With this creepy installation, I’ll say they achieved their goal.
Kapil Bhagat is an India-based graphic designer who designed a series of clever typographic posters for Science Day. The minimalistic posters features the names of famous scientists written in such a way that shows their respective achievement or theory. Newton’s name dropped the red apple-like O; Rontgen’s name is a bright white against a stark black background, like an x-ray; and the O-within-a-C in Copernicus’s name – all clever ways to connect each scientist with their respective achievements using only their names.
Chris Arnade is a photographer who has managed to integrate himself into Hunts Point – one of the most dangerous areas in New York. Hunts Point is one of the poorest congressional districts in the country. Most residents are victims of the vicious cycle of poverty, drug addiction, and prostitution from which few ever manage to escape. It is here that he met a talented young man named Jose Garcia. Chris saw Jose and his friends do a few death-defying backflips off parked trucks and decided to approach the young man to ask permission for a picture. Thus was born the series Jose the Amazing. Chris said: “I have come to grow very fond of Jose and his friends, and [we] have done many photo shoots together. [They] are big fans of Parkour, Hip-hop, and Anime. They are fighting against an area where the pressures of poverty, drugs, and limited opportunity weigh heavily.” You can also check out his series Faces of Addiction.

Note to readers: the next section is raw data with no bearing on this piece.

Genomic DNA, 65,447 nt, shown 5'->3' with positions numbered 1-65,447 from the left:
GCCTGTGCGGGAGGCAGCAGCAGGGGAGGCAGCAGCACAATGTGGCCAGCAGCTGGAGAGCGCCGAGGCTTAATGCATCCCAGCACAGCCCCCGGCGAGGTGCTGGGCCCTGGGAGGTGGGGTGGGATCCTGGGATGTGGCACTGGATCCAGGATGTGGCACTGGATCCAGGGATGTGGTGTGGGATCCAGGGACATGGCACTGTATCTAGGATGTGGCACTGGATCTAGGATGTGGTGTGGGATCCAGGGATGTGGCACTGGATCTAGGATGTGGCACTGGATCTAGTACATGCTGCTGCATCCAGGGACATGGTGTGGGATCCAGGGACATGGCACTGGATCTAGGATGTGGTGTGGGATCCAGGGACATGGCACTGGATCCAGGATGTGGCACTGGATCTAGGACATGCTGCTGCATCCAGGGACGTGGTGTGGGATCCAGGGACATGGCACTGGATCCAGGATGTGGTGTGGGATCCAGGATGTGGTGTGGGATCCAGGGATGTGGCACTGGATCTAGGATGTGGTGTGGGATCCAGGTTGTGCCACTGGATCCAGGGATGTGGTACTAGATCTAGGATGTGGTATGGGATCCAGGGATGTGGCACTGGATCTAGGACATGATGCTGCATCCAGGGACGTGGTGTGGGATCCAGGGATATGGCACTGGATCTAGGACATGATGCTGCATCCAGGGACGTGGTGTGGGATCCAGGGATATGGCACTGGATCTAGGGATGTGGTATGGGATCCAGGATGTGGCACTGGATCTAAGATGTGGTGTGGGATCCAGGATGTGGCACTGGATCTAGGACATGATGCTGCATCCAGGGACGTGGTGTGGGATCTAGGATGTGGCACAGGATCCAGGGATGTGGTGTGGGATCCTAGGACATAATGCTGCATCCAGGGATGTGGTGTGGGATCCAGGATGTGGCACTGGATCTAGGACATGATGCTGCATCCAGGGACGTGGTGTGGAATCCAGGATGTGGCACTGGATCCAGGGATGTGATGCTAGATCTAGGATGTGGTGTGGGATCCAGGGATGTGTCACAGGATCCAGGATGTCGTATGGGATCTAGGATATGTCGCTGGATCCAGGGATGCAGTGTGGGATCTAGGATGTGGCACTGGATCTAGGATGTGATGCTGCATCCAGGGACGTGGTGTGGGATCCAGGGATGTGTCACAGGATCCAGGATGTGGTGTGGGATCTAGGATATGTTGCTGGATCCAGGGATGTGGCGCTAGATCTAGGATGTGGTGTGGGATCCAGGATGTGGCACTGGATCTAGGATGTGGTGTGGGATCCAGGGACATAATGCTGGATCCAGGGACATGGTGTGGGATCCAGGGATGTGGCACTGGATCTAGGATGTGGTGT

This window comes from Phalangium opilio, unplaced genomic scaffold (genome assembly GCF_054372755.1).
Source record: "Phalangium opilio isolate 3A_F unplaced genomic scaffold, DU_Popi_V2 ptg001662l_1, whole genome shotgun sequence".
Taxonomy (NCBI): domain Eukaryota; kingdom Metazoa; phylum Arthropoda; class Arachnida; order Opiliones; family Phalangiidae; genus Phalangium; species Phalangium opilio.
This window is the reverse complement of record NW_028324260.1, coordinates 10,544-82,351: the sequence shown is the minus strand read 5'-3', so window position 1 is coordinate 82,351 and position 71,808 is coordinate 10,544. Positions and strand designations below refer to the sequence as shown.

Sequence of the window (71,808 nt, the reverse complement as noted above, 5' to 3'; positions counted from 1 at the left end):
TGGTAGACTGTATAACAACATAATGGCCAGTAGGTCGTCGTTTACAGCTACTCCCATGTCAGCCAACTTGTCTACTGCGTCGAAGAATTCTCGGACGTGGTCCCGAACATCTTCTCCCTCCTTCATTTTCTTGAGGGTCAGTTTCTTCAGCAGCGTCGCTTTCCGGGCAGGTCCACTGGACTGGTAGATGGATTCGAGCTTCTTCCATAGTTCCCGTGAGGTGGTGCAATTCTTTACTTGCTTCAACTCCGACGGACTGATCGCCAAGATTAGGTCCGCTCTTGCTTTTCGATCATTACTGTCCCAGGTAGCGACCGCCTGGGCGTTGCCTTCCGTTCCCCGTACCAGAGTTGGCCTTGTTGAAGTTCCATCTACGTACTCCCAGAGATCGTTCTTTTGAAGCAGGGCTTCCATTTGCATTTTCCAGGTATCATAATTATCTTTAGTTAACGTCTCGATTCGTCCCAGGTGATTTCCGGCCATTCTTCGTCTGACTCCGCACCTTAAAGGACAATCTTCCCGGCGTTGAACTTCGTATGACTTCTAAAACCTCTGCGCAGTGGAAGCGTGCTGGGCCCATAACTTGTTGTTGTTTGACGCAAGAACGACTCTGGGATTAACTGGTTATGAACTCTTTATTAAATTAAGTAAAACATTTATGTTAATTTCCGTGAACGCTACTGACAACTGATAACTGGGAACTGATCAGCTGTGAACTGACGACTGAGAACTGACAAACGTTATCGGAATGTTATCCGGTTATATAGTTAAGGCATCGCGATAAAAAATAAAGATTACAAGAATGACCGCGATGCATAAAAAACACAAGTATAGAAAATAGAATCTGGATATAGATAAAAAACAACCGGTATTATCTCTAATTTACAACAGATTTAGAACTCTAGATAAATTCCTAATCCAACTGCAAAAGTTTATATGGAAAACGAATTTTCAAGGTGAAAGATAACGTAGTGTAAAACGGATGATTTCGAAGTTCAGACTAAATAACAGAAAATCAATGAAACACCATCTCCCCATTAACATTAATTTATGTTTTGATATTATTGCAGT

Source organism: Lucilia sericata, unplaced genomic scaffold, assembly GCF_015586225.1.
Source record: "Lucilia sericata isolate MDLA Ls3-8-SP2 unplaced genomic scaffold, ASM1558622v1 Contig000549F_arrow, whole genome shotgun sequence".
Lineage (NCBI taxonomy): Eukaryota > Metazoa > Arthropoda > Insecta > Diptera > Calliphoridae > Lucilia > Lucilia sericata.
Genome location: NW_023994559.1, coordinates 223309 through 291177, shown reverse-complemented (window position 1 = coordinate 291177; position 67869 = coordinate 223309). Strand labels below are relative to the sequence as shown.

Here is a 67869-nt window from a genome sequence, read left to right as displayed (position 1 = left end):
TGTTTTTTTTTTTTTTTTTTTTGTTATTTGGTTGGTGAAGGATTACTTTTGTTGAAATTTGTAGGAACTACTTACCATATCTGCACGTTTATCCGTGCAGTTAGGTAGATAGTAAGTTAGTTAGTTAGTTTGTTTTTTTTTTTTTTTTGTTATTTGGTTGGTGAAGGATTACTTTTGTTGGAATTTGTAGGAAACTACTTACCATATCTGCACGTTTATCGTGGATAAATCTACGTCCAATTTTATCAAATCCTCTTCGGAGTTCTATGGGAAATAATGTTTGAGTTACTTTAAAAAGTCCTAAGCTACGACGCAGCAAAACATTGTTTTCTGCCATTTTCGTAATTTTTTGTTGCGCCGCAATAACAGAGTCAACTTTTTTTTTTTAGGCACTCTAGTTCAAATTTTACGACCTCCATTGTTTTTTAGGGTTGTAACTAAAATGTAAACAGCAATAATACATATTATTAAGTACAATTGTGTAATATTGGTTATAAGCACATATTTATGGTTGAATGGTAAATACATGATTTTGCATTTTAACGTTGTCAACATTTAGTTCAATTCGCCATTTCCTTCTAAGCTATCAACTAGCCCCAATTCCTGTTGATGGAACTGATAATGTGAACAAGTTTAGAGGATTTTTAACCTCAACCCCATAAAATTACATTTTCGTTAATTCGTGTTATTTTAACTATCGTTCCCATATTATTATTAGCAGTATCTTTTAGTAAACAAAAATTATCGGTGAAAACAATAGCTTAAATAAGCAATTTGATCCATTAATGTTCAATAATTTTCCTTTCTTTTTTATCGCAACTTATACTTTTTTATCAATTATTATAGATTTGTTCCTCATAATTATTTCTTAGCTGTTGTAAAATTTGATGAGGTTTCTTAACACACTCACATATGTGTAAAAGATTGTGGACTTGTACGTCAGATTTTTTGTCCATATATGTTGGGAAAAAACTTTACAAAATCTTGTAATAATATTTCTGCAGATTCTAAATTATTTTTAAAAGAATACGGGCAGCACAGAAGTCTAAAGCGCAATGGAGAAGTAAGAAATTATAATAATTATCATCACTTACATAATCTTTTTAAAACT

“Pucker” is a slightly sadistic series by David Wile and April Maciborka which features toddlers biting into a slice of lemon for the first time. The sadistic part is that they left out the salt and tequila in the experiment. No wonder the tiny tots displayed reactions ranging from shock, to disbelief, to betrayal. The adorable little girl pictured above seems to be the only one delighted about the whole thing. Said the duo: “Lemons can be a great source of entertainment. Especially when you give babies the opportunity to taste them for the first time!”
Nicky Bay can be described as a arachnoid-macrophotographer. He specializes in extreme close-ups of just about every spider he can find. Who would have ever thought spiders actually looked cute up close? Well, maybe except for the Bird Dung Spider, and that horned thing down there that looks like an alien larva. That being said. the next time, instead of reaching for a rolled-up newspaper at the sight of one, I’ll reach for my camera. Nicky currently lives and works in Singapore.
Tang Chiew Ling is a graphic designer and illustrator from Kuala Lumpur, Malaysia. Her series “Fashion in Leaf” has captured the interest of fashion aficionados the world over with its minimalistic approach and ecological theme. Tang intentionally used inconspicuous and unattractive leaves to create something fun and fashionable. Most of the leaves she used were from her mom’s garden. Strategically placed, the leaves served as classy evening gowns to the models she drew on paper. Tang is one of those rare artists who can turn common, everyday objects into artistic creations.